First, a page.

When you think of the apocalypse -- filled with hell-bent creatures with a thirst for carnage, cannibals, and savages -- a Seth Rogen movie is the last thing you would conjure up in your mind. This is the End is to a Roland Emmerich movie what Shaun of the Dead is to a George A. Romero movie. They take the concept of chaos and the end times, and put funny people in the middle of it all in lieu of the traditional hero or anti-hero.
The movie as a comedy is touch and go. I found it amusing pretty much all the way through, but it felt a little like going through the motions. There are a few cheap laughs, but the jokes may not be relevant ten years from now. It is entirely dependent on the longevity of the cast.
Seth Rogen plays Seth Rogen. Now Seth Rogen always plays Seth Rogen, but this time he really is playing Seth Rogen. That is fine, because for the most part I think his every-man charm suits him well and I don't think I would like to see him take a hard left into another style of acting. James Franco plays James Franco, but he is much more of an actor in the more classical sense than Rogen is. Franco, frankly, is the scene stealer. We are also treated to the likes of Jonah Hill who plays Jonah Hill. Oddly enough, he did not come across the way I would have expected him to be in real life, which I think made it hilarious. Craig Robinson doesn't really step outside of his normal shtick. Danny McBride is too over-the-top and not believable. The film's primary protagonist is actually Jay Baruchel. I think of the entire main cast, he is the least known, so I wonder if they positioned the script to make him our surrogate into the mad world of Hollywood.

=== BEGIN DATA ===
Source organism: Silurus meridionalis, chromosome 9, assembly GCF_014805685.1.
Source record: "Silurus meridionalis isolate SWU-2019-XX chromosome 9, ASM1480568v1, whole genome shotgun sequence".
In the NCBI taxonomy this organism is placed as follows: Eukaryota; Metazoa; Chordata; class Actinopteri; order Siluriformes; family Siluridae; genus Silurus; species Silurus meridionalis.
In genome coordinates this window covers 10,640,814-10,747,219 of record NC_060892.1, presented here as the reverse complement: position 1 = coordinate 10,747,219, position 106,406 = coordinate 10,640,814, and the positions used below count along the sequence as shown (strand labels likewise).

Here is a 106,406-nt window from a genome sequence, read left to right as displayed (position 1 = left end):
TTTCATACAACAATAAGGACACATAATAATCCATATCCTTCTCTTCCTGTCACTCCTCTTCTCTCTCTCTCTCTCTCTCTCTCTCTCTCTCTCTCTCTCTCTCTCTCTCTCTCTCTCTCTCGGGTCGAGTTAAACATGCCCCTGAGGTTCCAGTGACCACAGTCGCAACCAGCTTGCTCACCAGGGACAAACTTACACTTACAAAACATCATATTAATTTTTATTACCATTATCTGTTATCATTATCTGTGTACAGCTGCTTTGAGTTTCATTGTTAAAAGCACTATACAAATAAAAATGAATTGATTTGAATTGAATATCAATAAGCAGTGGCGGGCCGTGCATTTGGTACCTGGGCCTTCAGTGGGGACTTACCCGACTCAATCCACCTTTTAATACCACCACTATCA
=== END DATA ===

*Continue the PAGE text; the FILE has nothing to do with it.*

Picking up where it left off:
Visually, the apocalypse scenes are tight. There was a lot of money put into the visual effects it would seem. Some of the creatures actually do look frightening and imposing. I am surprised at the amount of money they are pouring into comedies these days. As much as I enjoyed the visuals, they could have probably cut their budget in half on those more computerized scenes without alienating any of their fan base.
The soundtrack wasn't too memorable with the exception of "Backstreet's Back". They use a few other songs as background, but don't really stick out or serve a purpose beyond padding the moment.
Evan Goldberg and Seth Rogen directed this and I think they did the job they set out to do. There isn't a large demand for complex shots or intricate editing. I did enjoy their cut-a-ways to the video diary entries; they always got a chuckle from the crowd.
This movie was clearly a bunch of friends who wanted to make a movie together to make themselves laugh first and hope the audience gets the jokes. They set out to play exaggerated versions of themselves; so much of the irony is probably lost on people who don't know them. But fans who follow this motley crew of comedians through their movies will certainly appreciate the references to their works -- the movie-within-a-movie sequel to Pineapple Express is worth the viewing alone.
This is the End is probably just the middle; I can see these guys making more and more movies the way they want to. They will fill it with awkward jokes and ridiculous story lines, but there is a quality to those types of comedies that I think will always be welcomed by comedy fans.